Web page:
“I still watch the evening news, but it’s more out of curiosity to see who has survived and how they handle a particular story. I never watch it anymore to fulfill my mantra as a journalist: ‘Tell me something I don’t know.”
Among the most popular dishes on Stewart’s menu: Greek lemon soup (facing page), chicken and dumplings, pasta with sweet Italian sausage, seafood gumbo and Brunswick stew. “I could turn those out in mass quickly,” he says. “I could do it in my sleep.”
Because he derived great satisfaction from cooking and sharing, Stewart hoped for opportunities to continue doing so in Winter Park. But because he and Jo arrived at the height of the pandemic, when vulnerable populations were in isolation, the activity mostly fell by the wayside.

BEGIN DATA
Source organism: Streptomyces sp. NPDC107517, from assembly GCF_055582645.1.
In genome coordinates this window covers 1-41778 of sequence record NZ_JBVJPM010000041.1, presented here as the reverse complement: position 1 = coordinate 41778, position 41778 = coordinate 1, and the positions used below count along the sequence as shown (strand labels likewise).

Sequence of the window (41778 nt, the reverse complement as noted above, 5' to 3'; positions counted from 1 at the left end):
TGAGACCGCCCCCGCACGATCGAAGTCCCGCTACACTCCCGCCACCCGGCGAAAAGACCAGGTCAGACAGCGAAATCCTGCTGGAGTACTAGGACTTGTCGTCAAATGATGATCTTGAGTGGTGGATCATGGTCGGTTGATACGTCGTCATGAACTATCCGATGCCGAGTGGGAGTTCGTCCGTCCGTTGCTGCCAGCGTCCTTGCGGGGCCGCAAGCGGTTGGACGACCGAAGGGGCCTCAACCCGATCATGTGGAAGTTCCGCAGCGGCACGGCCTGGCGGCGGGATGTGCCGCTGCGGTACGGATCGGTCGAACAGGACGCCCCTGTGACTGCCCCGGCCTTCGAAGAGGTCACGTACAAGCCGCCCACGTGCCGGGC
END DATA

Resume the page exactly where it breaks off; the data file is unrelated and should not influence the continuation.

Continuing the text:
These days, Stewart plays golf, perfects recipes and watches history unfold from a safe distance. But does he ever wish he was out there reporting it? Sure, he admits, of course he does.
“The war in Ukraine gives me regrets every day,” he says. “It’s the first [morally] unambiguous war we’ve seen since World War II. But at 76 you don’t run as fast as you used to, and believe me, there’s still a certain amount of physical activity required to cover a war.”
NEWS DUMBS DOWN
As for today’s media landscape, Stewart is astonished — and not in a good way — about how much has changed. He holds social media in particular contempt and eschews having a personal presence on any of the platforms from which so many people consume their news — fake and otherwise — these days.